Developed by Dr. Keith Farrell of Pullman, Washington, the freeze-mark technique is simple, completely painless, and inexpensive. The hair on the left side of the animal's neck is first close-clipped and washed that has been chilled in liquid nitrogen to -196ºC. After 30–60 days, the hair on dark horses grows back white in the shape of the identifying mark, while the hair of light-colored animals is missing or grows in dark.

Adopted horse and riders
Adopted horses have earned their share of honors in numerous equestrian events. Freeze marks, such as the one visible on this horse's neck, are used to identify horses and burros removed from BLM lands. Each unique mark is recorded and kept indefinitely in a BLM database, along with information about the adopter.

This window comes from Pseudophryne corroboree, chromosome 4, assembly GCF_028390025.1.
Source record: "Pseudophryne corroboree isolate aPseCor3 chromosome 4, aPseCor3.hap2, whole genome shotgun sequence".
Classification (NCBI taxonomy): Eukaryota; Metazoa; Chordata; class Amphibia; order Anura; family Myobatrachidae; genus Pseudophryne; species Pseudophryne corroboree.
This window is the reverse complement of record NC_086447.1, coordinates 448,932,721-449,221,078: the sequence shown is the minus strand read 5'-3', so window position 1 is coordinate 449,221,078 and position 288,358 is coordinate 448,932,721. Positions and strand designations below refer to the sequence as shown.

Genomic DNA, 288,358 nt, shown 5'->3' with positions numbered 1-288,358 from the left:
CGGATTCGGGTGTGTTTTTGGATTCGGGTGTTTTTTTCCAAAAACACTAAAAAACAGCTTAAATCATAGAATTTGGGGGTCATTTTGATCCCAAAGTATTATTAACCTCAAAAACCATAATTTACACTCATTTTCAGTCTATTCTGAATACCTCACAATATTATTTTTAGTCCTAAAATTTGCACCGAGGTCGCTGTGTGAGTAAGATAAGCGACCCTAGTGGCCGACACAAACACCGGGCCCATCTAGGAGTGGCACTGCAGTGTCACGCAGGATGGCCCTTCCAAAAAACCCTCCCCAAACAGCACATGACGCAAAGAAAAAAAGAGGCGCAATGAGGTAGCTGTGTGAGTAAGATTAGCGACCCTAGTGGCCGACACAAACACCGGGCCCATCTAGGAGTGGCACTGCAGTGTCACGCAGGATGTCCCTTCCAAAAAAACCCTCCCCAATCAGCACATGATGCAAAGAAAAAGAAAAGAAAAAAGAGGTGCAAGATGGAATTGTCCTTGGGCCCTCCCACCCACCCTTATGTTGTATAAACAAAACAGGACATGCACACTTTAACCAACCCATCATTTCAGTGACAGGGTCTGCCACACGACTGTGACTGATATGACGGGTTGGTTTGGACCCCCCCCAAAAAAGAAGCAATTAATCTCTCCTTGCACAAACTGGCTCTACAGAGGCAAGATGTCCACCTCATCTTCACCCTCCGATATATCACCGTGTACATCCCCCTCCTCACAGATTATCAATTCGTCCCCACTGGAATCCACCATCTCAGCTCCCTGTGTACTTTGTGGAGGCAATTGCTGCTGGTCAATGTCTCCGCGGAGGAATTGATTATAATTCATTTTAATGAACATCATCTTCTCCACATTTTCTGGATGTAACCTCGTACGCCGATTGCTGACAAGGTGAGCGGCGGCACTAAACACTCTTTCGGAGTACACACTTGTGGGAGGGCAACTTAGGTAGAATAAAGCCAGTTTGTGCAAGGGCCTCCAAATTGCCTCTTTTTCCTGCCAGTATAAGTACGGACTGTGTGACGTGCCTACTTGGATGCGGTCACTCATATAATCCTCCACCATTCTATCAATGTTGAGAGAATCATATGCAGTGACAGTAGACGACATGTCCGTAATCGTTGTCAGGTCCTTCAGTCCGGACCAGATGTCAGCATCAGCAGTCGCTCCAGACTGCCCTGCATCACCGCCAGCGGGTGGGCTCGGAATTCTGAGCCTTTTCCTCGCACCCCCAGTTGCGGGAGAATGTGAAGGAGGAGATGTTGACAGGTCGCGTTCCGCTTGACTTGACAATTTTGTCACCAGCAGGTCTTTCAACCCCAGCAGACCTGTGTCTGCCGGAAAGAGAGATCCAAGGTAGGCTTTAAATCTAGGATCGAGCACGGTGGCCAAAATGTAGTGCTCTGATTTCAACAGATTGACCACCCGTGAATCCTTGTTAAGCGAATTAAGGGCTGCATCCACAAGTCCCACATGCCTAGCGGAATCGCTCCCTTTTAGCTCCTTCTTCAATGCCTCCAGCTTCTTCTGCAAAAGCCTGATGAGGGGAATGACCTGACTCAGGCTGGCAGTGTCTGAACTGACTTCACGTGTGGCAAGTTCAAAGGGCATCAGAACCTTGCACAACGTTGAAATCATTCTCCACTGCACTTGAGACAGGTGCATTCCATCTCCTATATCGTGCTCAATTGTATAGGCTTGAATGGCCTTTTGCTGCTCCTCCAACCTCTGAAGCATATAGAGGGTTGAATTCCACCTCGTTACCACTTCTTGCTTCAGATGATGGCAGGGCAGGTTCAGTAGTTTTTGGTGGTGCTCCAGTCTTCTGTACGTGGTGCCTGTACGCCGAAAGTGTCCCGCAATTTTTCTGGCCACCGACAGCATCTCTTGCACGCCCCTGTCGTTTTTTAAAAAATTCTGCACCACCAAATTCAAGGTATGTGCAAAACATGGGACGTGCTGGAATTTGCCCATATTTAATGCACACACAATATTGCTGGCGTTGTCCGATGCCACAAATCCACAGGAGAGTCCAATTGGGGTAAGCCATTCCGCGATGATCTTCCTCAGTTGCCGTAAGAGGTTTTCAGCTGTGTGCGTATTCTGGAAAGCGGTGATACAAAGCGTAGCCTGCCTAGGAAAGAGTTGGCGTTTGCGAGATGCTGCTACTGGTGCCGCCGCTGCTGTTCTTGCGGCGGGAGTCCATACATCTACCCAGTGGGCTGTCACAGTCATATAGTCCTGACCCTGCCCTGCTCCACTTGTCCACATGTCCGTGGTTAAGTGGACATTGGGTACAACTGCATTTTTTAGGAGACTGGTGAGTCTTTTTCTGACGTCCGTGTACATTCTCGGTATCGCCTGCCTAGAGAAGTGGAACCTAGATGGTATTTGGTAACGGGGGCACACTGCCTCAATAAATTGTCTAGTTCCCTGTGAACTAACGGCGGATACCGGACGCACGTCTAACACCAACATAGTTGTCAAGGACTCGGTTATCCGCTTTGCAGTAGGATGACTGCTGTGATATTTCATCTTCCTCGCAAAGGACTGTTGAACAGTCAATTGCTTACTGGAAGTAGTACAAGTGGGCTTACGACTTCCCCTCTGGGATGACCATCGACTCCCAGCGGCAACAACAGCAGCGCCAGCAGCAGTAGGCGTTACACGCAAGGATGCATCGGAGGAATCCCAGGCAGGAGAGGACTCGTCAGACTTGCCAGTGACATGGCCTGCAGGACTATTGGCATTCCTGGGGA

Under federal law, it is illegal for an adopter to sell an untitled freeze-marked horse, burro, or mule. However, once BLM issues title for an animal, it becomes the private property of the adopter, and state and local private-property laws apply. Both the freeze-mark number and the signalment code on the title should be checked against the animal to make sure that both match the individual. The best way to prevent wild horse and burro abuse, theft, or illegal sale is through the involvement of informed private citizens who are observant, carefully document what they find, and report the evidence to BLM.

Global Roaming